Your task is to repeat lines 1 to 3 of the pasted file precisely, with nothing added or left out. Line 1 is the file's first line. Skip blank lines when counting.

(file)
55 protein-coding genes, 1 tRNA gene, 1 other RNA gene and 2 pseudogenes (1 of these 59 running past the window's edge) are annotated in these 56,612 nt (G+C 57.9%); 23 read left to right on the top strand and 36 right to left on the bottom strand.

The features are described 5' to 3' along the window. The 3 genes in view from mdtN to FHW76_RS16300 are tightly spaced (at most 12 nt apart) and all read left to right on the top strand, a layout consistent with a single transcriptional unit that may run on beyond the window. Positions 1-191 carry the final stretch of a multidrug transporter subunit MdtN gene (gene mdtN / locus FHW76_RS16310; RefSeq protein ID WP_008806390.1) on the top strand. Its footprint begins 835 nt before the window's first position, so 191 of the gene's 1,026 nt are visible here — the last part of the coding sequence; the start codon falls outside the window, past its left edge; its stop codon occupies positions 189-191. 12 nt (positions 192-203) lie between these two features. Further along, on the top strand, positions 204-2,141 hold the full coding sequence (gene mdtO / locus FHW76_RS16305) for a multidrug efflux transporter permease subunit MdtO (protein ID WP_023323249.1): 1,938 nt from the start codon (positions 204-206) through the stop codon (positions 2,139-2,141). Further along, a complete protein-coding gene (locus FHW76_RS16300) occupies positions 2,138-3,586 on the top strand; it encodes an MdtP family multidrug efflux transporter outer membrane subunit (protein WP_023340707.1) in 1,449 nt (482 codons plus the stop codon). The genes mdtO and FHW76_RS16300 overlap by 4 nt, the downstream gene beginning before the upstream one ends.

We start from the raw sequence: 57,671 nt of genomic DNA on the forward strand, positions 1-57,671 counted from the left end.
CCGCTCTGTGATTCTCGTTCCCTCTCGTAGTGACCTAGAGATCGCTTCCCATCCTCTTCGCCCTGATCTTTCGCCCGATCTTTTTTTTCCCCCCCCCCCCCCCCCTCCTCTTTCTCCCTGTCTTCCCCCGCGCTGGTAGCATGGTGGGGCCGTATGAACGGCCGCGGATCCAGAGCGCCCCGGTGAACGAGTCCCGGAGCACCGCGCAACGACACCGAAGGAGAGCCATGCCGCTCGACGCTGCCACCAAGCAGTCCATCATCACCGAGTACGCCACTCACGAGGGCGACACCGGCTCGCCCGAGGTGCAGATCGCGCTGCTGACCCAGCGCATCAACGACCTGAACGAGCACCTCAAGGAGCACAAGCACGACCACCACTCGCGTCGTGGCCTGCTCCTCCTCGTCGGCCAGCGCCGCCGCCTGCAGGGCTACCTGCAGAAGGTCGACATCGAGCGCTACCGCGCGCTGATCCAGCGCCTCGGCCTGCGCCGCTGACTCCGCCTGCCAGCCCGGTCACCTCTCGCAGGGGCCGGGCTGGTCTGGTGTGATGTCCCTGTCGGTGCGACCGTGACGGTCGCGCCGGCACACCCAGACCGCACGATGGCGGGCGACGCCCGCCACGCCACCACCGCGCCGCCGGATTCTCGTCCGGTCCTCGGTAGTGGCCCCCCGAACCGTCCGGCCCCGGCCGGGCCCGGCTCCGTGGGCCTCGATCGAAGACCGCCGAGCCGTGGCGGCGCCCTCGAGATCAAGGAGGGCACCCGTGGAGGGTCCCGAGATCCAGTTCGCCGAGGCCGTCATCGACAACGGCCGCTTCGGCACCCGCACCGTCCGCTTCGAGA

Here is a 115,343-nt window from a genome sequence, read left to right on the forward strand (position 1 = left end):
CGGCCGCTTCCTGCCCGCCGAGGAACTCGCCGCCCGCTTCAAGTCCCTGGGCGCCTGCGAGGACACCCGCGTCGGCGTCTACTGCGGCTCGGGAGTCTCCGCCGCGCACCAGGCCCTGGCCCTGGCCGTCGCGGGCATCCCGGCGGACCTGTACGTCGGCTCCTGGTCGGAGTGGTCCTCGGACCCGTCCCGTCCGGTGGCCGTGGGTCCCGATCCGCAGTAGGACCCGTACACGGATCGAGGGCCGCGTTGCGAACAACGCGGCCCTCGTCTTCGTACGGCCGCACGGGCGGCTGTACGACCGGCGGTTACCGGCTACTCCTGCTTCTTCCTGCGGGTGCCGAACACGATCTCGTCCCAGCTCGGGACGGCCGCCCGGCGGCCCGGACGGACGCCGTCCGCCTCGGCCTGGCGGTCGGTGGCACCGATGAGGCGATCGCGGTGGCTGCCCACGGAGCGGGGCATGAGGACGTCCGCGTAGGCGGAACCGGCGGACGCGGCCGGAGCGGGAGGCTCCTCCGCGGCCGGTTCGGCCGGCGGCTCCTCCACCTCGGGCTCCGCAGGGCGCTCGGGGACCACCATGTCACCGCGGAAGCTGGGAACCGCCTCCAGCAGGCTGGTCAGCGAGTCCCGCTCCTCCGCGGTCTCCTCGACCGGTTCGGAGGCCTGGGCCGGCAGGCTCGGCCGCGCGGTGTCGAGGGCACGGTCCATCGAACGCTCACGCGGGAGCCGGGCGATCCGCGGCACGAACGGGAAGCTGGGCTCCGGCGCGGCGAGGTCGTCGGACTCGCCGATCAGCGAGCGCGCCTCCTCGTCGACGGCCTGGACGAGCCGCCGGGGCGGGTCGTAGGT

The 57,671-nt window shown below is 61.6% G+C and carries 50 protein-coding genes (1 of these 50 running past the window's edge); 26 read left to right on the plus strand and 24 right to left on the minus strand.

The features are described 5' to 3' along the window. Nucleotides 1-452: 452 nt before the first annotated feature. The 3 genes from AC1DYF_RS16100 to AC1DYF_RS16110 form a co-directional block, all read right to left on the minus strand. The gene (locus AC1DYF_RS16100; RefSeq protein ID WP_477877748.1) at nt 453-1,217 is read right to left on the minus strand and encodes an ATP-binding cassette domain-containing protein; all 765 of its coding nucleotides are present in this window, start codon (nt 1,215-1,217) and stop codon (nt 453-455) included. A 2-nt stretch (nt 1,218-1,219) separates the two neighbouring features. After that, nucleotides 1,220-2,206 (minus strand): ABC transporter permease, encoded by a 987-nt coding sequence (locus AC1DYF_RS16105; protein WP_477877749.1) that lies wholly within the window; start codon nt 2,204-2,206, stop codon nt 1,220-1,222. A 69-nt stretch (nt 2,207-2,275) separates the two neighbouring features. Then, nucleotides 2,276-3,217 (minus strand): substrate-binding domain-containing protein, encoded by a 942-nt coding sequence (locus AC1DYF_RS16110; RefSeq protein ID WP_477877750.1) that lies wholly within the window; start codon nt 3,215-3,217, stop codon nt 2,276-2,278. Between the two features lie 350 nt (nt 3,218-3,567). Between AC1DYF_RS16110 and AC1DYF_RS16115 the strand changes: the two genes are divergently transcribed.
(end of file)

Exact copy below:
55 protein-coding genes, 1 tRNA gene, 1 other RNA gene and 2 pseudogenes (1 of these 59 running past the window's edge) are annotated in these 56,612 nt (G+C 57.9%); 23 read left to right on the top strand and 36 right to left on the bottom strand.

The features are described 5' to 3' along the window. The 3 genes in view from mdtN to FHW76_RS16300 are tightly spaced (at most 12 nt apart) and all read left to right on the top strand, a layout consistent with a single transcriptional unit that may run on beyond the window. Positions 1-191 carry the final stretch of a multidrug transporter subunit MdtN gene (gene mdtN / locus FHW76_RS16310; RefSeq protein ID WP_008806390.1) on the top strand. Its footprint begins 835 nt before the window's first position, so 191 of the gene's 1,026 nt are visible here — the last part of the coding sequence; the start codon falls outside the window, past its left edge; its stop codon occupies positions 189-191. 12 nt (positions 192-203) lie between these two features. Further along, on the top strand, positions 204-2,141 hold the full coding sequence (gene mdtO / locus FHW76_RS16305) for a multidrug efflux transporter permease subunit MdtO (protein ID WP_023323249.1): 1,938 nt from the start codon (positions 204-206) through the stop codon (positions 2,139-2,141). Further along, a complete protein-coding gene (locus FHW76_RS16300) occupies positions 2,138-3,586 on the top strand; it encodes an MdtP family multidrug efflux transporter outer membrane subunit (protein WP_023340707.1) in 1,449 nt (482 codons plus the stop codon). The genes mdtO and FHW76_RS16300 overlap by 4 nt, the downstream gene beginning before the upstream one ends.

We start from the raw sequence: 57,671 nt of genomic DNA on the forward strand, positions 1-57,671 counted from the left end.